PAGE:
• 6 1-03-2011 at 12:15 pm

    tdr said...

    I think red_wine is onto something with saying that some people might see Toy Story 3 as a children’s movie because for all the universal themes it represents it’s still about a kid and his toys (much like a lot of Pixar’s movies) which might make some people feel infatilized. It will be nominated for sure, but a win? I don’t think so. I think if an animated movie will win Best Picture it would be and probably it should be in the vein of Waltz with Bashir, where there are adult themes and adult problems put forth and adults dealing with them.

  • 7 1-03-2011 at 12:28 pm

    Sawyer said...

    I like the predictions.

    BP: Same
    BD: David O. Russell instead of Tom Hooper
    Actor: Wahlberg instead of Duvall
    Actress: Same
    Sup. Actor: Garfield instead of Damon
    Sup. Actress: Weaver instead of Adams

  • 8 1-03-2011 at 1:05 pm

    Loyal said...

    “A better argument for the film that I picked up somewhere was the idea that, the more wide open the field, the more the splintering could benefit the early “frontrunner.” As “True Grit” continues to rake in impressive box office, it becomes a new hat tossed into a ring that already includes “The Social Network,” “The King’s Speech,” “The Fighter” and, arguably, “Toy Story 3.””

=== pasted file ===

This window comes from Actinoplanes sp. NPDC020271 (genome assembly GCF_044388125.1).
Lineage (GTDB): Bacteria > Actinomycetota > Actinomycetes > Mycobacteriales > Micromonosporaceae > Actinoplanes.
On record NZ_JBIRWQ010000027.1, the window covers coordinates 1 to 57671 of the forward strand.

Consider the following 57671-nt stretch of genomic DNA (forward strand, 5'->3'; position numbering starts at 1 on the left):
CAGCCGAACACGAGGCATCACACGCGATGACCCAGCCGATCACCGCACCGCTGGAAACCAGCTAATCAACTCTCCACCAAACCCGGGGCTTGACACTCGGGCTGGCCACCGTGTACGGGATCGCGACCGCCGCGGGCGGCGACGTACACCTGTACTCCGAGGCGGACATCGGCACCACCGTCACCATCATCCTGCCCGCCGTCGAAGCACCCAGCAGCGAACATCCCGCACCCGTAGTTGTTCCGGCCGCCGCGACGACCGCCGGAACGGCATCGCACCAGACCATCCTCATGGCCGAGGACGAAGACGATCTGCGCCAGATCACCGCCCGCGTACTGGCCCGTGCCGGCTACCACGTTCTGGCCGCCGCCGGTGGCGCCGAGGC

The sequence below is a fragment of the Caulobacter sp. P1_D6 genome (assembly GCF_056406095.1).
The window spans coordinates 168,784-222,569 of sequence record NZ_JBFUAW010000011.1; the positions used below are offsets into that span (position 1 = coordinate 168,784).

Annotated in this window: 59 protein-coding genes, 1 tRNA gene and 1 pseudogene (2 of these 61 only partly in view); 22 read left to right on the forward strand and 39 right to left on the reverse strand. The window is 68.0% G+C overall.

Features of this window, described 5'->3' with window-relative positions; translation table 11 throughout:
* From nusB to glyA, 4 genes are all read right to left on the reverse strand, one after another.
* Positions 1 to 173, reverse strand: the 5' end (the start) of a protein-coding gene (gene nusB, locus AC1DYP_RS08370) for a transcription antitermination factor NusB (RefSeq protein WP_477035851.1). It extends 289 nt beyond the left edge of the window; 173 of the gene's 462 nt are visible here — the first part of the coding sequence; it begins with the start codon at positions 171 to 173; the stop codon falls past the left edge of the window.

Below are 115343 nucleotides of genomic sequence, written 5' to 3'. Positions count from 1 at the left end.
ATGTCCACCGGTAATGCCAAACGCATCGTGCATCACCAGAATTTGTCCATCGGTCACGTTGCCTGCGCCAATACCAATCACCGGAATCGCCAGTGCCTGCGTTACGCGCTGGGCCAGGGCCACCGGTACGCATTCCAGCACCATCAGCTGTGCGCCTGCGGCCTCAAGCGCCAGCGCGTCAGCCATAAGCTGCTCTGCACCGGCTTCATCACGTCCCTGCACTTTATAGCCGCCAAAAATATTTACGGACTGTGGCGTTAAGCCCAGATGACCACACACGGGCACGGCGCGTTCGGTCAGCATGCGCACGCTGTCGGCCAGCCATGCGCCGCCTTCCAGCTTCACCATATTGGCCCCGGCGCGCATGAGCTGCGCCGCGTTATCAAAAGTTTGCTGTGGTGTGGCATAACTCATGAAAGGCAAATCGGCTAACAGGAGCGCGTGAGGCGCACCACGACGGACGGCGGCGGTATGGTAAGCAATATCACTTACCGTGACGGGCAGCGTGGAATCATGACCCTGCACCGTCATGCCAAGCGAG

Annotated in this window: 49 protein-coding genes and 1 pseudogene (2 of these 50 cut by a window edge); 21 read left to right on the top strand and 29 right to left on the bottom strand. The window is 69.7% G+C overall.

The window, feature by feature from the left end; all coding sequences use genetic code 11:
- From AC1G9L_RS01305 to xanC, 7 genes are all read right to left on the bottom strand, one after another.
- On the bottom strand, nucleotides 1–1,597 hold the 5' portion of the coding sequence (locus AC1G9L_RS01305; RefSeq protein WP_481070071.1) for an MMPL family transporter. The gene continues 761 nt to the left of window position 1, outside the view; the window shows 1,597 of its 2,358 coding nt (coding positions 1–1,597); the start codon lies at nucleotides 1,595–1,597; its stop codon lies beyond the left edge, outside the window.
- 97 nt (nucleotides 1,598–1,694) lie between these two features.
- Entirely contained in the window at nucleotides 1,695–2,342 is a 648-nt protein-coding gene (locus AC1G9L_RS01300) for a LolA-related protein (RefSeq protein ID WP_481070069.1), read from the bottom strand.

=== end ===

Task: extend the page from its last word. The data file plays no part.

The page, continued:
Exactly! That was the point I made to Poland and was picked up by Wells in his column. It’s great and all that Grit is so successful but it’s simply yet another film for voters to scramble to and support, splintering the vote even further.

    There needs to be a valid reason not to vote for Social Network. And that valid reason hasn’t appeared. Let’s see what happens with the PGA and DGA.

  • 9 1-03-2011 at 2:35 pm

    daveylow said...

    Toy Story 3 is most likely going to win in the animated film category. So I doubt if the Academy is going to give it a best picture award. I think if you’re going to have a separate award for animation feature, then animated features should not be nominated in the best picture category.

  • 10 1-03-2011 at 2:47 pm

    DylanS said...

    red_wine: I will give you “Black Swan” and “Inception”, even though they feature very obvious comic relief at moments, but “humorless” is a very very poor adjective to describe “The Social Network” and “The Fighter”.

  • 11 1-03-2011 at 2:48 pm

    Jacob S. said...

    I think David O. Russel can easily kick Arronofsky out of the Director category. The more I remember Black Swan, the more I remember hating the directing. Honestly, I think that movie would have fallen apart if it wasn’t for Portman.

    Of course, I’m not a member of the academy, but I’ve been getting a vibe lately from others that agree with me.

  • 12 1-03-2011 at 3:04 pm

    Georgia said...

    How I would love it if the totally unexpected happened, and Inside Job was nominated for Best Picture and won. Then having 10 nominees would make sense, so that documentaries and animated could be included and have the possibility of winning.